Fan Gyhirych

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Fan Gyhirych
Fangyhirych.JPG
The north face of Fan Gyhirych with Crai reservoir beyond
Elevation 725 m (2,379 ft)
Prominence 280 m (919 ft)
Parent peak Pen y Fan
Listing Marilyn, Hewitt, Nuttall
Location
Location Powys, Wales
Range Brecon Beacons
Coordinates 51°51′32″N 3°37′37″W / 51.8590°N 3.6270°W / 51.8590; -3.6270Coordinates: 51°51′32″N 3°37′37″W / 51.8590°N 3.6270°W / 51.8590; -3.6270
Topo map OS Landranger 160
Listed summits of Fan Gyhirych
Name Grid ref Height Status
Fan Fraith SN969193 668 metres (2,192 ft) Nuttall
Yr Allt SN969193 604 metres (1,982 ft) sub Hewitt

Fan Gyhirych is a mountain in the Fforest Fawr section of Brecon Beacons National Park in south Wales. It lies within the county of Powys, formerly Brecknockshire.[1]

Its highest point at 725m is marked by a trig point which is located towards the western side of the summit plateau. The hill drains to the north into the catchment of the Afon Crai and to the south and west into that of the River Tawe. Fan Fraith is a nearby hill which can be considered a subsidiary top of Fan Gyhirych.[2]

Geology[edit]

The hill is formed largely from sandstones of the Brownstones Formation of the Old Red Sandstone laid down during the Devonian period. A part of the summit plateau is capped by sandstones of the overlying Plateau Beds Formation which also occur on the nearby peak of Fan Fraith. The Cribarth Disturbance, a north-east to south-west aligned zone of faulting and folding, passes though the hill. The hill's finest feature is its north-eastern cwm which held a small glacier during the ice ages. The hill is within the Fforest Fawr Geopark designated in 2005 in recognition of the area's geological heritage.[3]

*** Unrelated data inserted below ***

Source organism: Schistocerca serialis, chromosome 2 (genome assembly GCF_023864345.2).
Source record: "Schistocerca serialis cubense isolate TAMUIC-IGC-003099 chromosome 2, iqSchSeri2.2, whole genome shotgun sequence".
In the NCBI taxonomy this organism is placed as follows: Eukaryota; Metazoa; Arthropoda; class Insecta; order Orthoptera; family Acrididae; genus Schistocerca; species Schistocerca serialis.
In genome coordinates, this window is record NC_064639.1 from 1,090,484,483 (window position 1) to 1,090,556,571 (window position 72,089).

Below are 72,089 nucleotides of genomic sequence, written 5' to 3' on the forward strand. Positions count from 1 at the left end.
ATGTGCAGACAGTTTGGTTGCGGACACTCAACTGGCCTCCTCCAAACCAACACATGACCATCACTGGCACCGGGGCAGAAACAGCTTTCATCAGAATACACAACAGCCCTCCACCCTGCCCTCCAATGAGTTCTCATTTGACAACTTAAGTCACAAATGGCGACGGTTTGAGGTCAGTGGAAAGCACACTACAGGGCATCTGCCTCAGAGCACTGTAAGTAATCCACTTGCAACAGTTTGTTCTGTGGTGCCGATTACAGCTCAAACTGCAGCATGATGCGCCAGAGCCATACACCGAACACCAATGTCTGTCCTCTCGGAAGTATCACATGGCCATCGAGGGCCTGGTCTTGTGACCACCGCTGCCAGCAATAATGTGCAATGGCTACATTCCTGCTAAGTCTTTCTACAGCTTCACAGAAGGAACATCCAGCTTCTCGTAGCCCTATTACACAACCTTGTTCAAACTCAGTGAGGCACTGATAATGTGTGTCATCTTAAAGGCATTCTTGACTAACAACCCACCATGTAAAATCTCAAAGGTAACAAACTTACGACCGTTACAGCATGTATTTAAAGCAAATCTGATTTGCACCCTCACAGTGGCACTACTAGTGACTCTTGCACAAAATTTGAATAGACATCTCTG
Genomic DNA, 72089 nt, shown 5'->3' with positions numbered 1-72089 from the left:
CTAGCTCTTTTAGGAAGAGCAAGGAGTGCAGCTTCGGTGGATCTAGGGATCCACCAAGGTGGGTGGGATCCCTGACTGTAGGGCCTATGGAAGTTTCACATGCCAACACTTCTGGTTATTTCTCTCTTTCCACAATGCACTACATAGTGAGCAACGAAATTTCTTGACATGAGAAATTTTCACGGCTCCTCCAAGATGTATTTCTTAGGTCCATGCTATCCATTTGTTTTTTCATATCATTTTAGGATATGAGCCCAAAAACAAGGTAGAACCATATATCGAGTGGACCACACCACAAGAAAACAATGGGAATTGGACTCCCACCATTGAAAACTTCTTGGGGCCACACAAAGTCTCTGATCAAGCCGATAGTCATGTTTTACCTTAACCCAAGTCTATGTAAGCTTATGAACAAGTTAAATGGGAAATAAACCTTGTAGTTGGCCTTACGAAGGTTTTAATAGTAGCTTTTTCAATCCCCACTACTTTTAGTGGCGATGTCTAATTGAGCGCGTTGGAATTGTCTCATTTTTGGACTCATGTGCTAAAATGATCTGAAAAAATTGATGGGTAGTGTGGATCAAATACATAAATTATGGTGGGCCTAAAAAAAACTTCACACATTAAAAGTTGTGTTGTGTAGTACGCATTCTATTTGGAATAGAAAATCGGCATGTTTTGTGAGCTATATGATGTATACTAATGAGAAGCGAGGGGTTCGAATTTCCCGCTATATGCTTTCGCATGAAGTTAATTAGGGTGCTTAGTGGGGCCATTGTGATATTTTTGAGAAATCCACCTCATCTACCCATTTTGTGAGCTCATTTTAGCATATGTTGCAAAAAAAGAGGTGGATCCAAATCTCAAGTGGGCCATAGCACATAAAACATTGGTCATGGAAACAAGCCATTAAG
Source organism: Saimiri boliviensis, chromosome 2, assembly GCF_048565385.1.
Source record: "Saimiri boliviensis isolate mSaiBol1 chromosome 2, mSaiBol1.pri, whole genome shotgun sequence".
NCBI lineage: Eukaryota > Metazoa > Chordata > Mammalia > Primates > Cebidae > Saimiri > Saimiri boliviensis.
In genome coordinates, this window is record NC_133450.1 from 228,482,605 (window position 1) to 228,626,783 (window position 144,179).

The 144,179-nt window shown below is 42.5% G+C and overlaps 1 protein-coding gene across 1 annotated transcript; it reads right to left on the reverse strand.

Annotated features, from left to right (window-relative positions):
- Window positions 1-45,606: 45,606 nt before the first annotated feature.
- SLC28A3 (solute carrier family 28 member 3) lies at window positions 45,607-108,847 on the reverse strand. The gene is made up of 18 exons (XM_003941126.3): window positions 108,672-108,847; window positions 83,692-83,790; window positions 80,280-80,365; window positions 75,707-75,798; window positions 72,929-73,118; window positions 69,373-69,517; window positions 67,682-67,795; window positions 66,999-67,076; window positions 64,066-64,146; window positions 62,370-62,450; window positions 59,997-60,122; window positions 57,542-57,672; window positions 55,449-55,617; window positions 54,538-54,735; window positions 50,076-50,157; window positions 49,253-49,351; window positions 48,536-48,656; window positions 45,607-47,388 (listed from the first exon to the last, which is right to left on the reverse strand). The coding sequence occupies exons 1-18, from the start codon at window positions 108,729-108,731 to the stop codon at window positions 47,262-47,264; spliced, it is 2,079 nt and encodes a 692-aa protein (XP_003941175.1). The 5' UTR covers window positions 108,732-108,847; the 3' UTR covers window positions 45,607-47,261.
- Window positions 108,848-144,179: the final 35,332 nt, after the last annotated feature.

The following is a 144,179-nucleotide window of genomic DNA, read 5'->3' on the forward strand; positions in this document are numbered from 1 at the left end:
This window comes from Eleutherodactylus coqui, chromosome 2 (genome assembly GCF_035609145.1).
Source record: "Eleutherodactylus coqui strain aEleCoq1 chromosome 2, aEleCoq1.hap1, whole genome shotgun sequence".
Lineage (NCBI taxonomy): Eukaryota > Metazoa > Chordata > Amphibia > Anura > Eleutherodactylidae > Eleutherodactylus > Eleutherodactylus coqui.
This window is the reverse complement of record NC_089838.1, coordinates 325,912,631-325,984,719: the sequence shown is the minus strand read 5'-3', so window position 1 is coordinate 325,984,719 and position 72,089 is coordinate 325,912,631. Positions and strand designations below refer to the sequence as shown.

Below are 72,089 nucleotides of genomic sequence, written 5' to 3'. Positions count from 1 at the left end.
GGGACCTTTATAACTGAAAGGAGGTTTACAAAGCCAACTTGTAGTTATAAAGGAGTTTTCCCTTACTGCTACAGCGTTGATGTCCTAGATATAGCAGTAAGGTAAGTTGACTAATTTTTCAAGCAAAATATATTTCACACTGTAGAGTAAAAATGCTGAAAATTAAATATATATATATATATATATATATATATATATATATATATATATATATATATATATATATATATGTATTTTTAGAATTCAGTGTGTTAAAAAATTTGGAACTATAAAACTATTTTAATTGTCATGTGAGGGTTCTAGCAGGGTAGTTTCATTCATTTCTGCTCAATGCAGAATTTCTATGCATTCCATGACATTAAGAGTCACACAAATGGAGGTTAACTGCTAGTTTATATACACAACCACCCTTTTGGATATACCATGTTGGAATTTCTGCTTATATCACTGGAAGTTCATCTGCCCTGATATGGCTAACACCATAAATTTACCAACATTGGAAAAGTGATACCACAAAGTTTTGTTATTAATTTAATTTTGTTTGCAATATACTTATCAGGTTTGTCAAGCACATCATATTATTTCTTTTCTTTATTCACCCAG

History[edit]

Along the lower western flanks of the hill entrepreneur, John Christie ran the Brecon Forest Tramroad in the early part of the ninenteenth century. Two lines of this can be seen to diverge from near their crossing of the Nant Gyhirych on the northern side of the hill. Subsequently the Neath and Brecon Railway was constructed following the lower tramway route in part. This line closed in the 1960s.[4]

Access[edit]

The entire hill is open country giving walkers the freedom to wander at will though most choose to use a vehicular track which ascends its broad south ridge and skirts the summit area to head down the hill's broad eastern ridge.

References[edit]

  1. ^ Nuttall, John & Anne (1999). The Mountains of England & Wales - Volume 1: Wales (2nd edition ed.). Milnthorpe, Cumbria: Cicerone. ISBN 1-85284-304-7.
  2. ^ Ordnance Survey Explorer map OL12 'Brecon Beacons National Park: western area'
  3. ^ British Geological Survey 1:50,000 map sheet 231 'Merthyr Tydfil' & accompanying memoir
  4. ^ Hughes, S. 1990 'The Brecon Forest Tramroads' RCAHMW Aberystwyth

External links[edit]